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Author creates self-guided tour of former Caronport airbase

There are 17 stops on the tour
Airbase tour 1a
Author Joel From stands next to a cairn that honours the Elementary Flight Training School that existed in Caronport during the Second World War. The cairn is the first stop on From's new self-guided tour of the former airbase. Photo by Jason G. Antonio

After spending years researching the former Caronport airbase for his book In Plain Site, author Joel From has now produced a self-guided walking tour of the complex for history buffs.

No. 33 Elementary Flight Training School (Royal Air Force) was part of the British Commonwealth Air Training Plan during the Second World War. During the base’s short existence — it operated from January 1942 to January 1944 — it turned out 1,837 graduates, part of the plan’s overall graduate number of 131,553, including pilots, wireless operators, air gunners, and navigators for the air forces of Great Britain, Australia, New Zealand and Canada.

Touring the former airbase and its remaining buildings is not a new activity for From, he explained, as he had been giving group tours irregularly for more than five years, while he has also dragged his students around the base with him.

“It occurred to me that aviation buffs might want to see what the book is about,” he said recently. “I thought people who read the book could take an hour to see what the base was like.”

Chuckling, From acknowledged that while many of the buildings on the base are no longer standing — a few still are — their locations are on the map for people to visit.

From had help putting the booklet together from Josh Knowles, who assisted with the artwork, while eight organizations from Caronport provided funding. On the front of the booklet is a picture of a Tiger Moth trainer, while attached are five pages containing the 17 locations on tour. Also attached is a map of the base, a map of the runway system, and an additional tour of the Caron cemetery, where 10 RAF airmen are buried.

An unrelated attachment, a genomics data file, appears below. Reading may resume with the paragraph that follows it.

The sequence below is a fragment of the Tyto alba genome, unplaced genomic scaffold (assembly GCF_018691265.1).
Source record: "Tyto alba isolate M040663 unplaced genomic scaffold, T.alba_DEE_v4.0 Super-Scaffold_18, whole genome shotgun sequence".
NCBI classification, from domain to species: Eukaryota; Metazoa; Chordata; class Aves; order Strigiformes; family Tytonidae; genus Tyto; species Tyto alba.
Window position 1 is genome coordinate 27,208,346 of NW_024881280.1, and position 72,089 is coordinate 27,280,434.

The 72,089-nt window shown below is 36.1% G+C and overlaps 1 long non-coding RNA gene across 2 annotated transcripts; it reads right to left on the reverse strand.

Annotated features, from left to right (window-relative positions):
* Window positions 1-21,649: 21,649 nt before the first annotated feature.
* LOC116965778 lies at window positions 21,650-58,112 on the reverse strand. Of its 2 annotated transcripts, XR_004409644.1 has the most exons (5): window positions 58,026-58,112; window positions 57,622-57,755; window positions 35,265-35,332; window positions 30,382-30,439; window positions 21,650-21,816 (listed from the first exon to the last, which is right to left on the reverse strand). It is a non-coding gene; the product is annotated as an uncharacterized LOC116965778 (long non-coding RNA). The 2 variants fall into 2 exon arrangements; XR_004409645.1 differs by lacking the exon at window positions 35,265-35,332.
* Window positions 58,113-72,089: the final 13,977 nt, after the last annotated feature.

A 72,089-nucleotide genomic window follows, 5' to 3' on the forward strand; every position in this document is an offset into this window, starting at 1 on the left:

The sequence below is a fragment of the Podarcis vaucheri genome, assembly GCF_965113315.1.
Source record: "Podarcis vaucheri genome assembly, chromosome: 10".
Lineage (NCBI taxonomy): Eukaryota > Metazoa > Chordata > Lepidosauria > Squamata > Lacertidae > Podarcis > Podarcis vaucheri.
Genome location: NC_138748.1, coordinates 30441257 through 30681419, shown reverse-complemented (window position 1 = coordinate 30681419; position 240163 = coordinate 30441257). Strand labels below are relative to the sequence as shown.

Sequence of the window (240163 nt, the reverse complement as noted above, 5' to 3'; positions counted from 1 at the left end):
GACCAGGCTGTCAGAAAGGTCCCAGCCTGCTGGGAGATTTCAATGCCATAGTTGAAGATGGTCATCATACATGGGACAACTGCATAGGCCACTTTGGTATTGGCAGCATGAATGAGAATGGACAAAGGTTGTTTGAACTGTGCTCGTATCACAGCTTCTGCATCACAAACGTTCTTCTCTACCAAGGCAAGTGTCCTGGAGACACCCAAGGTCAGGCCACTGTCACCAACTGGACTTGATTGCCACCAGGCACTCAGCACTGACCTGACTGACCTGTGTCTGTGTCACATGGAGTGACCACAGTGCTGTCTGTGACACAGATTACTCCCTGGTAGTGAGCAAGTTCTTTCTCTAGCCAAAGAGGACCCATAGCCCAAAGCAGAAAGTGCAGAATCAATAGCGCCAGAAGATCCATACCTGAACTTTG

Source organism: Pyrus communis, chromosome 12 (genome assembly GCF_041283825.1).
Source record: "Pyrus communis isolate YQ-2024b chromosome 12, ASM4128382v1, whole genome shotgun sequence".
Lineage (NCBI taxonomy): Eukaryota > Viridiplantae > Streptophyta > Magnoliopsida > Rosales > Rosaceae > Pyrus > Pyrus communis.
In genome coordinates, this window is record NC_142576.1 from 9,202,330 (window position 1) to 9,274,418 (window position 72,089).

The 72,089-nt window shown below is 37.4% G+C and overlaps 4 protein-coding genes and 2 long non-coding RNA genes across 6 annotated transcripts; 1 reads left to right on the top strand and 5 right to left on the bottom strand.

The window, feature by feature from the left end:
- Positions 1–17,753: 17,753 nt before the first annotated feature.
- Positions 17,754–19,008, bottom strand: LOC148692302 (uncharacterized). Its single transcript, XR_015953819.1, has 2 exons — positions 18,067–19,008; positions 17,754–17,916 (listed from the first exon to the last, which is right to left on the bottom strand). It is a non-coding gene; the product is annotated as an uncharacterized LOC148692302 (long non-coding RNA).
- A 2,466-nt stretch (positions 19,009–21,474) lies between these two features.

Several residents of Caronport tested the tour ahead of its launch, From said. It took them 45 minutes to walk the entire tour since they live there. For others, it will probably take 60 minutes to make the full circuit. Since there are 17 stops, people can drive from location to location.

From has worked out a deal with The Pilgrim Inn in Caronport, where if visitors stay the night there, the hotel will provide the walking tour booklet and map for free; otherwise, the package costs $9.99 plus tax. Tourists could then stroll around the former airbase, while they could also visit the cemetery.

“I’m very excited. I’d like to see people, especially those who read the book, to walk through this tour and remember what they read,” he said. “But (at the same time) it might also bring people to the book.”

Now that From is finished creating the tour, he plans to start promoting his book once again and giving presentations about it. He will also continue to respond to people looking for information about relatives who were stationed at the base during the war. During the pandemic lockdown, five people from places such as California, England, Australia and Canada contacted him looking for such information.  

Depending upon From’s availability, he might be able to offer groups a personal guided tour. Anyone interested in booking a tour should visit the website www.caronairbase.com and click on the “Walking Tour” tab.

“I am not aware of anything like this (tour) anywhere,” he added, “especially in Canada.”